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Introduction

All of the commissions for Shangri La were inspired by Doris Duke and her husband James Cromwell’s extensive travels in the Middle East and South Asia between 1935 and 1938. They range in media, technique and scale, and include mobile marble screens, expansive painted wood ceilings, and mosaic tilework. Considered together, they present a rare opportunity to examine 1930s craftsmanship from Morocco to India in light of tourism, collecting history, and cultural heritage preservation. The majority of the commissions can be described as “revivalist,” for they were inspired by historical prototypes of the early medieval through early modern periods, which Duke and her husband visited and documented firsthand. While the patrons themselves took the critical first steps in initiating these commissions, a number of individuals contributed to their successful fruition, including architects Marion Sims Wyeth and H. Drewry Baker; designers and dealers based in the countries in question, including Francis B. Blomfield, René Martin, and Ayoub Rabenou; and finally, the Indian, Moroccan, and Iranian artisans responsible for the actual craftsmanship.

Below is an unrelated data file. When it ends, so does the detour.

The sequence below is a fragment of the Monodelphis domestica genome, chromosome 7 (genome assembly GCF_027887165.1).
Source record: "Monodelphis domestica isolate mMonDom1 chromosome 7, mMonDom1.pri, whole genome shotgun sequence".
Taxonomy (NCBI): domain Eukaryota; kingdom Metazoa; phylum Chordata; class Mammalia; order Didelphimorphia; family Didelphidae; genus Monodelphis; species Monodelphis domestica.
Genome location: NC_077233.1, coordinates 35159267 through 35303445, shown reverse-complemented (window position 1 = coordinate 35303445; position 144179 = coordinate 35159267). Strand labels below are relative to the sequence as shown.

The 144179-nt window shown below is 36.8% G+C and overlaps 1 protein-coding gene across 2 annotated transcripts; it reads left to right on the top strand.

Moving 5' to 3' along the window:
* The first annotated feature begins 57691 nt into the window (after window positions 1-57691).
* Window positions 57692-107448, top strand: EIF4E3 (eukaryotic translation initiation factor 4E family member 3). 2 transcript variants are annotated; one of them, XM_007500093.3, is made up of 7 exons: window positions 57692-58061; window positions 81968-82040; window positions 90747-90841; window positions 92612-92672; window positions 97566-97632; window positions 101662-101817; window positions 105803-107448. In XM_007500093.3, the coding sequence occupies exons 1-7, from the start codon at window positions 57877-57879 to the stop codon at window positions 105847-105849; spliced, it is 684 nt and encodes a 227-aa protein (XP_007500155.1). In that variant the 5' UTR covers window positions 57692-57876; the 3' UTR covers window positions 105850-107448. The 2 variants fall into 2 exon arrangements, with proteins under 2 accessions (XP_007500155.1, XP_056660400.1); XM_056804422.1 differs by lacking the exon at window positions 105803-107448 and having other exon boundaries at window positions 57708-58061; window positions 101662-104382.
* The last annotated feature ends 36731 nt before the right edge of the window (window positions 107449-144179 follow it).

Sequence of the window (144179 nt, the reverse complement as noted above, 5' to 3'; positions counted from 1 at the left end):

In addition to commissioning living artisans in the Islamic world to create new artwork specifically for Shangri La, the Cromwells also spearheaded the recreation of Islamic architectural forms throughout Shangri La. The couple recognized the importance of three-dimensional context in the appreciation of Islamic art, and the result is a number of “Islamicate”— as well as “pre-Islamicate” — forms throughout the property. These elements were created by local craftsmen under the supervision of H. Drewry Baker and drew upon documentation assembled by the Cromwells during their travels. The concept of “architectural recreation” would typify a number of later renovation projects at Shangri La, including the dining room in the 1960s and the Syrian Room in the late 1970s/early 1980s.

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